Love and Dumplings

From Voices, 3:30 pm on 20 February 2017

Chinese New Year is now the largest community festival in the capital. Three generations of the Tom family tell Lynda Chanwai-Earle why it's such a special time of year.

Subscribe to Voices for free on iTunes, Spotify, Stitcher or wherever you listen to your podcasts.

Tears of joy well up in 77-year-old Wellingtonian Stephanie Tom's eyes as she reflects on the more than 60 years she has spent living in  in New Zealand.

"All the NZ people so friendly, so nice to us, happy to be together - everybody in one family now. When I come over it was only 1,000 [or so] people. All one big family now."

For Stephanie, surrounded by the intense bustle of another Chinese New Year Festival, it wasn't always this way. Her tears in past weren't always from joy.

"Life used to be hard. Couldn't speak a word of English" she says, her Cantonese accent still strong.

Stephanie came here as a child on the long boat trip from the See-Yip region in Canton and paid the anti-Chinese poll-tax along with her whole family. She says back then there were no celebrations to mark the Chinese New Year.

"Nothing. Nothing at all until 20 years ago. We don't even have a Chinese calendar, so we don't even know if it is New Year!"

So much has changed.

It's nine in the morning and ribbons are flying at the Wellington Chinese Sports and Cultural Centre. 16 year old Jacqueline Tom and her cousins are teaching the younger children (some of them fourth or even fifth generation Chinese New Zealanders) the art of the short and long ribbon and the parasol dance. 

Later today, the children will dance on floats in front of thousands of spectators in a street parade from Courtenay Place to the TSB Arena in Frank Kitts Park. They'll then perform for another six hours that evening on the main stage as part of the East meets West show. It's a long day, but their energy is infectious and it's just day one of a week of festivities.

Jacque (as Jacqueline likes to be known) has been participating in these cultural events since she was... well, in her mum’s tum and is the third generation of her family working tirelessly behind the scenes.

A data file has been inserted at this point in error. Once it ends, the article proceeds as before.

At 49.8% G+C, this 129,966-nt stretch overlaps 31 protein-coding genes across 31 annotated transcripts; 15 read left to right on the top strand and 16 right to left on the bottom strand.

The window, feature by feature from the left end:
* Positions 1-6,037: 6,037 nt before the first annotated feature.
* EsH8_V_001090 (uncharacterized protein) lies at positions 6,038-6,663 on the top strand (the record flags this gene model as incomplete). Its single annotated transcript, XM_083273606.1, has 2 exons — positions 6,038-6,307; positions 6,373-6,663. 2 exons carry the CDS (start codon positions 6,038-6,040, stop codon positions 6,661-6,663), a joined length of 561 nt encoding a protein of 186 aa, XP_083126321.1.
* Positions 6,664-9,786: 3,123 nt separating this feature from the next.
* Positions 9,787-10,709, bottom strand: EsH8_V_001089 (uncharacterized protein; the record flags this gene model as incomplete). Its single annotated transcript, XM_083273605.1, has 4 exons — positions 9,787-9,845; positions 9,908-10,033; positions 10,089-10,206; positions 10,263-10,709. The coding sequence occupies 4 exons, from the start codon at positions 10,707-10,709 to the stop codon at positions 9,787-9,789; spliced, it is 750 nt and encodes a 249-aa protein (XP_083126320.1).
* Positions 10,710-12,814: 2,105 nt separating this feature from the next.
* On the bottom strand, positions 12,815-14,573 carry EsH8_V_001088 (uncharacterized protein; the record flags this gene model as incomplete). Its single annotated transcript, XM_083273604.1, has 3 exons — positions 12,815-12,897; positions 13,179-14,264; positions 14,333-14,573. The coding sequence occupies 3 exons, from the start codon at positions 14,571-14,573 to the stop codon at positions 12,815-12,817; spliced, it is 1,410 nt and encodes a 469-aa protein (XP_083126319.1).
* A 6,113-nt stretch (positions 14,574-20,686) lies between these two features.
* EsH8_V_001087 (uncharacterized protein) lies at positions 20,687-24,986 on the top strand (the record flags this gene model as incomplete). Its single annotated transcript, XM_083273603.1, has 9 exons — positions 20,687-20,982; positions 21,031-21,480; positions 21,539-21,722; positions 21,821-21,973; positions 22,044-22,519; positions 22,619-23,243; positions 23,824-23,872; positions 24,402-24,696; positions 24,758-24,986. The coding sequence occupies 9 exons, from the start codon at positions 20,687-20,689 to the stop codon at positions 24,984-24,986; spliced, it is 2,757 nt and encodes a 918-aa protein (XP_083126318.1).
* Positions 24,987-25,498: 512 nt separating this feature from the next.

A group of cheeky 6 to 8 year old children, many of them cousins or extended family, surround Jacque, tugging on her pony tail. Instruction in the traditional dances start at Yau Yi Yun (Chinese kindergarten) when the children are just toddlers and the last three weeks of rehearsals building up to these performances have been intense

"Every year as soon as the festival finishes you're back to rehearsals." says Jacque. "It's kind of normal for me 'cause I've done it for so long."

Jacqueline Tom (right) passes on her dance skills

Jacqueline Tom (right) passes on her dance skills Photo: RNZ / Lynda Chanwai-Earle

The Chinese community meet every weekend to practice Cantonese, their heritage language, and other elements of their unique and now global Chinese sub-culture. The group began in 2000 with just 50 volunteers but sixteen years later they now stage the largest annual community event in the capital. Three generations of the Tom family, from the grandparents to the grandchildren, have been there since the beginning. Jacque’s elderly grandmother works on the dumpling stall and mother Rita Tom is one of the three “super-mums” in charge of the Asian Events Trust (AET) running the festival.

In the VIP room of the TSB Arena, Rita and fellow AET co-ordinator Stephanie Timms delegate to a large team of volunteers, most of them their children. 

"It makes you feel proud; everyone in the room has been involved since a young age" says Rita. "Jacque has been involved since pre-birth. I was in the Yau Yi Yun float pregnant with Jacque, now she's entrenched. She can't get out!"

Rita says this degree of involvement means the festival work runs deeper than just dancing or dumplings.

"There's a greater awareness. It's not just food and dance - it's to let people know there are other ways for the culture to come in and be part of everyday New Zealand."

Next to Rita the other "super-mum", Stephanie Timms,  is glad the festival has become a feature of the Capital's social calendar.

"The reason why we started it 16 years ago is still very valid. When we were at school in the late '70s we didn't raise our heads above the parapet. We want our children to be proud to be Chinese."

"The good thing about the festival is that it has encouraged a lot of art forms; there's more of an educational element."

But perhaps predictably, the young kids rehearsing at the sports centre have a different take on what the Chinese New Year Festival means to them.

"Food!"
"Dancing!"
"Celebrating the Year of the Rooster!"
"Gung hei fat choi!"
"Happy New Year!"